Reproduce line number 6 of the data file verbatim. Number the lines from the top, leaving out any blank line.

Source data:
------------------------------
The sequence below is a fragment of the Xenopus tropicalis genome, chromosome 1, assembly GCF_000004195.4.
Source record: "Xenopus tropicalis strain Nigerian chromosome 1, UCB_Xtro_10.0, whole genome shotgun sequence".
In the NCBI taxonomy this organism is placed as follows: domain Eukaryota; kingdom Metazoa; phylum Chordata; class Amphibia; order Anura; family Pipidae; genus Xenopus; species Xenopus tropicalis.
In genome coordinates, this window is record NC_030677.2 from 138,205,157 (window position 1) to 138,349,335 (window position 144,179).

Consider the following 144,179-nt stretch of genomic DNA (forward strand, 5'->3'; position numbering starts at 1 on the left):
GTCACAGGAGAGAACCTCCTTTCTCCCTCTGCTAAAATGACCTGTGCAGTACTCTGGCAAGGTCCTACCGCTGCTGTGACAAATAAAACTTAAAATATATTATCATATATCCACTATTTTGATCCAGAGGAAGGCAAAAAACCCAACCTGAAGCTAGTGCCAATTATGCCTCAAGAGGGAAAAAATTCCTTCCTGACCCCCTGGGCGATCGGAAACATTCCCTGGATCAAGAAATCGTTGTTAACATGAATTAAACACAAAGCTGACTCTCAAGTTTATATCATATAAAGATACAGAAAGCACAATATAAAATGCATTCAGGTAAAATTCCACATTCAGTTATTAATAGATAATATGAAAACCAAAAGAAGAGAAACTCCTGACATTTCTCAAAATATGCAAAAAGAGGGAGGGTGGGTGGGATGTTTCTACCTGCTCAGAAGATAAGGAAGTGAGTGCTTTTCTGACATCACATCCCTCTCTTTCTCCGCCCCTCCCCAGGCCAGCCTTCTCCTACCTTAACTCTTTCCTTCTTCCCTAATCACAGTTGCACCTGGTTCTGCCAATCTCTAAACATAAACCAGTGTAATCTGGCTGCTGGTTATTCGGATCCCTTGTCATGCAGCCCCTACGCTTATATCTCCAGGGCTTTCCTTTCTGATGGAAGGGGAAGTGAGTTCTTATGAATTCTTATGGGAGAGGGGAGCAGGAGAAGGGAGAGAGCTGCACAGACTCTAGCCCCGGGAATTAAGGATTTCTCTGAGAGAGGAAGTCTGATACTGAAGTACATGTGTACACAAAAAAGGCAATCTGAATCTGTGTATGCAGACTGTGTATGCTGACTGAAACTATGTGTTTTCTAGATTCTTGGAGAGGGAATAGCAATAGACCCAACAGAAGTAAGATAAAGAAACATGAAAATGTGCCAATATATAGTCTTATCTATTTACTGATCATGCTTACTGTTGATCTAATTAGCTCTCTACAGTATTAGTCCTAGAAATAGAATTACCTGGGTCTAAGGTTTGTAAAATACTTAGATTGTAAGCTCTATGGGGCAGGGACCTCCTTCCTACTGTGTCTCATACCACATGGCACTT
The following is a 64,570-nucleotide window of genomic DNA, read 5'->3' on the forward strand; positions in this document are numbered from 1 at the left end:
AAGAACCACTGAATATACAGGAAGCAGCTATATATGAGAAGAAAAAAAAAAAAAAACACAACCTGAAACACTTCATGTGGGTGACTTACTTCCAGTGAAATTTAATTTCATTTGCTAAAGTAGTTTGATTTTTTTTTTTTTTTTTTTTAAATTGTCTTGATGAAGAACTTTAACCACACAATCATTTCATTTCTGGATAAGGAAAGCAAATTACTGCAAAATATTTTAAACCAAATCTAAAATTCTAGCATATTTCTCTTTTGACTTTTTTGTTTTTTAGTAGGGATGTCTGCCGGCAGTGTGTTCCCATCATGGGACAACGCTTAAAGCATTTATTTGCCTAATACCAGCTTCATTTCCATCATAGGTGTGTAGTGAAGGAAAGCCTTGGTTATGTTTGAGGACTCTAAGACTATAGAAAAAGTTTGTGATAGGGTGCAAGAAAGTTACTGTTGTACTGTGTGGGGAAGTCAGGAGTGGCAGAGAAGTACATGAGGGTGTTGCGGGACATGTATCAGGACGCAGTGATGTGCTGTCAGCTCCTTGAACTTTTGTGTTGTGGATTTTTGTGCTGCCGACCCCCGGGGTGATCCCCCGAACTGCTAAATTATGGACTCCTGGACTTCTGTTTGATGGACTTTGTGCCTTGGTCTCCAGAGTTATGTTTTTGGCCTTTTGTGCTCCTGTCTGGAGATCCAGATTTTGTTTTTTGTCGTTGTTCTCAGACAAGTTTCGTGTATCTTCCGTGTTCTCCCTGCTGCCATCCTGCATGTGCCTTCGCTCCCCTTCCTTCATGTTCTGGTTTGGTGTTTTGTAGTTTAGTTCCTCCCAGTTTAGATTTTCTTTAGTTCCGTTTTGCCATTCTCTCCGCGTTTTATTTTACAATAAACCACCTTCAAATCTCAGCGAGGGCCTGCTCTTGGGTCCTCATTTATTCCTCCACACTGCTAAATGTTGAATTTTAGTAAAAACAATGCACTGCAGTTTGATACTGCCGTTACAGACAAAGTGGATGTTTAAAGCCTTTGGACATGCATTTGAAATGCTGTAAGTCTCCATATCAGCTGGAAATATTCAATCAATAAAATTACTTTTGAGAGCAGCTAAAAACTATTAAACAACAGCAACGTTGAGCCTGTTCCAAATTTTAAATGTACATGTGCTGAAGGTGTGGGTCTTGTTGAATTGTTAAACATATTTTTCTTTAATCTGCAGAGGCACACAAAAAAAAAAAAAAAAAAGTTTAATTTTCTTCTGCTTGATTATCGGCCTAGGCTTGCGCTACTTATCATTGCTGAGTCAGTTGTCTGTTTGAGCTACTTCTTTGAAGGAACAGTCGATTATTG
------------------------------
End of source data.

GTCACAGGAGAGAACCTCCTTTCTCCCTCTGCTAAAATGACCTGTGCAGTACTCTGGCAAGGTCCTACCGCTGCTGTGACAAATAAAACTTAAAATATATTATCATATATCCACTATTTTGATCCAGAGGAAGGCAAAAAACCCAACCTGAAGCTAGTGCCAATTATGCCTCAAGAGGGAAAAAATTCCTTCCTGACCCCCTGGGCGATCGGAAACATTCCCTGGATCAAGAAATCGTTGTTAACATGAATTAAACACAAAGCTGACTCTCAAGTTTATATCATATAAAGATACAGAAAGCACAATATAAAATGCATTCAGGTAAAATTCCACATTCAGTTATTAATAGATAATATGAAAACCAAAAGAAGAGAAACTCCTGACATTTCTCAAAATATGCAAAAAGAGGGAGGGTGGGTGGGATGTTTCTACCTGCTCAGAAGATAAGGAAGTGAGTGCTTTTCTGACATCACATCCCTCTCTTTCTCCGCCCCTCCCCAGGCCAGCCTTCTCCTACCTTAACTCTTTCCTTCTTCCCTAATCACAGTTGCACCTGGTTCTGCCAATCTCTAAACATAAACCAGTGTAATCTGGCTGCTGGTTATTCGGATCCCTTGTCATGCAGCCCCTACGCTTATATCTCCAGGGCTTTCCTTTCTGATGGAAGGGGAAGTGAGTTCTTATGAATTCTTATGGGAGAGGGGAGCAGGAGAAGGGAGAGAGCTGCACAGACTCTAGCCCCGGGAATTAAGGATTTCTCTGAGAGAGGAAGTCTGATACTGAAGTACATGTGTACACAAAAAAGGCAATCTGAATCTGTGTATGCAGACTGTGTATGCTGACTGAAACTATGTGTTTTCTAGATTCTTGGAGAGGGAATAGCAATAGACCCAACAGAAGTAAGATAAAGAAACATGAAAATGTGCCAATATATAGTCTTATCTATTTACTGATCATGCTTACTGTTGATCTAATTAGCTCTCTACAGTATTAGTCCTAGAAATAGAATTACCTGGGTCTAAGGTTTGTAAAATACTTAGATTGTAAGCTCTATGGGGCAGGGACCTCCTTCCTACTGTGTCTCATACCACATGGCACTT